Andrew Mondschein headshot
AM

Andrew Samuel Mondschein

Associate Professor
Unit: School of Architecture
Department: Department of Urban and Environmental Planning
Office location and address
110 Bayly Dr
Charlottesville, Virginia 22903
Education
PhD and MA, University of California, Los Angeles
BA, Yale University
Biography

Andrew Mondschein, PhD AICP, is an assistant professor of urban and environmental planning at the University of Virginia School of Architecture. He studies transportation systems and travel behavior, seeking to foster equitable, sustainable accessibility in cities and regions.  He addresses a rapidly changing terrain of transportation and information technologies, identifying means to assert social imperatives during a period of urban transformation.  His research emphasizes the role of information and knowledge in fostering individual- and community-level capability and control over mobility.

Andrew teaches a range of transportation courses, including “Introduction to Transportation Planning and Policy,” “Transportation and Land Use,” and “Transportation and the Environment,” as well as masters and PhD methods. He emphasizes bridging emerging methods with critical and instrumental thinking, and an ethical approach to urban planning. Andrew serves on the PhD Committee for the School of Architecture's PhD in the Constructed Environment and is Chair of the Education Committee for the Mid-Atlantic Transportation Sustainability University Transportation Center. He also serves on the City of Charlottesville's PLACE Urban Design Task Force.

SARC 1500: SARC Seminars
Credits: 1
SARC 1500 courses are 1-credit seminars capped at 20 first-year students, all of whom are assigned to the instructor as advisees. They are topically focused on an area identified by the faculty member; they also include a significant advising component centered on undergraduate issues (e.g., choosing a major, study abroad opportunities, undergraduate research, etc.).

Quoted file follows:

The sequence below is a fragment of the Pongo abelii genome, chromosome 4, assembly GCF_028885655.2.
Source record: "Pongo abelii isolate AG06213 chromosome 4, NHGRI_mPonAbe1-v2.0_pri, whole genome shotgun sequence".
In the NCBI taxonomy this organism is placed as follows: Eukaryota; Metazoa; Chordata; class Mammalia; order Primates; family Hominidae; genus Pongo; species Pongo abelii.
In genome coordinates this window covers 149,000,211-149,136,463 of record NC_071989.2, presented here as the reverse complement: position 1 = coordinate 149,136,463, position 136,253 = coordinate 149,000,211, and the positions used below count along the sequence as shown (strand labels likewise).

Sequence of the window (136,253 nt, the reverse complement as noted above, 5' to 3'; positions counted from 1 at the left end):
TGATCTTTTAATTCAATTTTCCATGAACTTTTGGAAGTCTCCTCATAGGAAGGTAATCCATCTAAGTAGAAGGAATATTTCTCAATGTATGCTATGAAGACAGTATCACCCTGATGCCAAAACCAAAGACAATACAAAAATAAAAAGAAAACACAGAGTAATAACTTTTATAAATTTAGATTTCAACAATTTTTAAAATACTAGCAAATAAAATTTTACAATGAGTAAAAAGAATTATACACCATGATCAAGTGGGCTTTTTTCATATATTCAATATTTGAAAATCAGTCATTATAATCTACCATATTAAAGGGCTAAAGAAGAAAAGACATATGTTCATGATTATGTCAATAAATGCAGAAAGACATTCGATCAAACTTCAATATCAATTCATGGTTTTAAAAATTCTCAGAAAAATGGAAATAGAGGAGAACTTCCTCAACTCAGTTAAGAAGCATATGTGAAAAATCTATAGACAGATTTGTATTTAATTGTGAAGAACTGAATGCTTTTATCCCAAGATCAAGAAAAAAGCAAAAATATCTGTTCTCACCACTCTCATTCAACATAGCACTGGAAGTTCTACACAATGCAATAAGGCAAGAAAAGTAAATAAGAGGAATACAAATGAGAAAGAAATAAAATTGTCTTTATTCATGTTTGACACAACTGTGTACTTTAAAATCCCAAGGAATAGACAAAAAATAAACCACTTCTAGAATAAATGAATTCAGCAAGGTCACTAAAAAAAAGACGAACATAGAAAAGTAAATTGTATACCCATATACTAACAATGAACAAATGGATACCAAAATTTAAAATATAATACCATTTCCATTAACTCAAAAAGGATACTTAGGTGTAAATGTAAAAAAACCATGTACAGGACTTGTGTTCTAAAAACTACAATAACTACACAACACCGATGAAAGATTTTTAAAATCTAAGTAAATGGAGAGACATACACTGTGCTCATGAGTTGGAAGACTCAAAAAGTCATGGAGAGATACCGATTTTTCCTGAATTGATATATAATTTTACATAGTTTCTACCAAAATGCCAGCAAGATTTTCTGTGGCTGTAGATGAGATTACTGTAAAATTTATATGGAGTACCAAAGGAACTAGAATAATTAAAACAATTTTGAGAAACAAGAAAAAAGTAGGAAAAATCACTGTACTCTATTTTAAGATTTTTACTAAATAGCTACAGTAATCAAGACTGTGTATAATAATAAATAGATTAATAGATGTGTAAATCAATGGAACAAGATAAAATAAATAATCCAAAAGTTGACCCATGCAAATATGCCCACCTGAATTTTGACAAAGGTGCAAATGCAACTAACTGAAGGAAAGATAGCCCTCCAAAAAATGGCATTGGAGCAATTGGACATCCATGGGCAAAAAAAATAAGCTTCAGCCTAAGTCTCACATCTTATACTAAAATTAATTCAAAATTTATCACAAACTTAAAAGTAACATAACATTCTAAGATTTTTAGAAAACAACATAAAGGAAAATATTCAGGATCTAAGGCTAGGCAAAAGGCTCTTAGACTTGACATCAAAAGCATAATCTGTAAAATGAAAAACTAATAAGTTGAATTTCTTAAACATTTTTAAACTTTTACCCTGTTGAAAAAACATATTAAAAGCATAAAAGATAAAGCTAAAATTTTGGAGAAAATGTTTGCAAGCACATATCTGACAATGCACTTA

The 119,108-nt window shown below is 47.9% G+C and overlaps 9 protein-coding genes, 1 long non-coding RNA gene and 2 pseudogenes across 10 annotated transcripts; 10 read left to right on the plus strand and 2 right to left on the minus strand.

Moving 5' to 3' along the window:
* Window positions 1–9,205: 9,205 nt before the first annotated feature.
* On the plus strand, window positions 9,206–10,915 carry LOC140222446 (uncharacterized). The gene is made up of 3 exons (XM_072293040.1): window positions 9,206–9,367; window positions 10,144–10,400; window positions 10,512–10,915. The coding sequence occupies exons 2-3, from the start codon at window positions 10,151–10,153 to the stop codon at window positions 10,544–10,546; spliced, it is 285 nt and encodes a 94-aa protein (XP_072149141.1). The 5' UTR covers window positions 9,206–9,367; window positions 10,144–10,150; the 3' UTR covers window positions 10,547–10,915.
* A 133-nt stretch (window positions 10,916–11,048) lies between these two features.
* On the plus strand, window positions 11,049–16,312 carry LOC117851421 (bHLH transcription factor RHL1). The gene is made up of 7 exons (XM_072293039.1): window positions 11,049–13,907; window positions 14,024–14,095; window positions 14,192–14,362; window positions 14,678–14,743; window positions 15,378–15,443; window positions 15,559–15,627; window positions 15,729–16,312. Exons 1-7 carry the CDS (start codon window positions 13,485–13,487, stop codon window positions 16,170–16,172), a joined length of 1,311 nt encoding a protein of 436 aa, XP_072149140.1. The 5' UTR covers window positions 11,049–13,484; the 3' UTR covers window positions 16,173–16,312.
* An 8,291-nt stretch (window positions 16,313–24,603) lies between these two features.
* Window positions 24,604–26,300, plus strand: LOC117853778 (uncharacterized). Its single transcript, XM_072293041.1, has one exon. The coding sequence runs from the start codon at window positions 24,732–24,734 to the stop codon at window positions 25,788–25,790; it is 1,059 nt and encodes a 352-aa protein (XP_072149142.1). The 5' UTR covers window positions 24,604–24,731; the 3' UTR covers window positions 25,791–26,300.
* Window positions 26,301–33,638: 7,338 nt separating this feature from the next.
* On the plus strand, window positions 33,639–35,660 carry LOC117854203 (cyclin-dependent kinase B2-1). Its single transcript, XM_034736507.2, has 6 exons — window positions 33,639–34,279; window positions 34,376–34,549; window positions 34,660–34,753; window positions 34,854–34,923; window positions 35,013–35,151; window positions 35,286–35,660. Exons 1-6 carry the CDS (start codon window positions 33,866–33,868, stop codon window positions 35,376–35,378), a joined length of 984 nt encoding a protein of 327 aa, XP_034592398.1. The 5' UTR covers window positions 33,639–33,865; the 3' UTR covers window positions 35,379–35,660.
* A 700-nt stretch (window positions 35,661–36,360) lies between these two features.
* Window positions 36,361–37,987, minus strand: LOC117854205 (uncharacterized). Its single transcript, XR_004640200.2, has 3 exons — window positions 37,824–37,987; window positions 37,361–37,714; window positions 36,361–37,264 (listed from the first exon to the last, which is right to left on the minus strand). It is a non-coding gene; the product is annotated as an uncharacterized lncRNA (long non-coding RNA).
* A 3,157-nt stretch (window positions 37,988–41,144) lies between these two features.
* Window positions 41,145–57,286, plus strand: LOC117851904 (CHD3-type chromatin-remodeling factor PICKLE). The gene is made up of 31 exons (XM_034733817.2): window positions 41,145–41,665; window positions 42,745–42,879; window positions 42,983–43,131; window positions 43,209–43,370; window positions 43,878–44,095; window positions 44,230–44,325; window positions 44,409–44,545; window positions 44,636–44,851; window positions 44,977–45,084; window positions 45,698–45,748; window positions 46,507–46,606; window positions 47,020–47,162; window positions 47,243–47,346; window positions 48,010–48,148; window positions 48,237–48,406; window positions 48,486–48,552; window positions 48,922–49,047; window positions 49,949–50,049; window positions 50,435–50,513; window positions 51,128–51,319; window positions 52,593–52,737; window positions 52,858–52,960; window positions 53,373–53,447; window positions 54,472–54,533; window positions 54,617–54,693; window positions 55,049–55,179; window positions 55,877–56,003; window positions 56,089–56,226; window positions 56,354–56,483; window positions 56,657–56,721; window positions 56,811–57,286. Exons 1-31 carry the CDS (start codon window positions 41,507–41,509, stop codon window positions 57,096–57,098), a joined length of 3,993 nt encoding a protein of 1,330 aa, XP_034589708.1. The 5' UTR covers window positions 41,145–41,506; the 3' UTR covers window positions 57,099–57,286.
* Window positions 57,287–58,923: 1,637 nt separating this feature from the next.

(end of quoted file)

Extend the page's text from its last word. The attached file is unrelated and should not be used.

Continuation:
SYS 4053: Systems Design I
Credits: 3
A design project extending throughout the fall semester. Involves the study of an actual open-ended situation, including problem formulation, data collection, analysis and interpretation, model building for the purpose of evaluating design options, model analysis, and generation of solutions. Includes an appropriate computer laboratory experience. Prerequisite: SYS 3021, 3060, and fourth-year standing in the Systems Engineering major.
PLAN 5710: Transportation and Environment
Credits: 3
Course examines the impacts of transportation systems on the environment from roadside air quality to global climate change, exploring sustainable transportation policy, multimodal transportation, environmental justice, resilience,and community-based solutions.Building on course readings and discussion, PhD students will propose and develop a research paper on a topic of their choosing within the overall theme of transportation and the environment.
PLAC 5720: Transportation and Land Use
Credits: 3
Reviews basic relationships between land use and transportation. Considers the decision process, planning principles, impact measures, and the methodological framework for identifying and evaluating practices in action on a regional, local, and neighborhood scale.
PLAN 5740: Transportation Planning and Policy
Credits: 3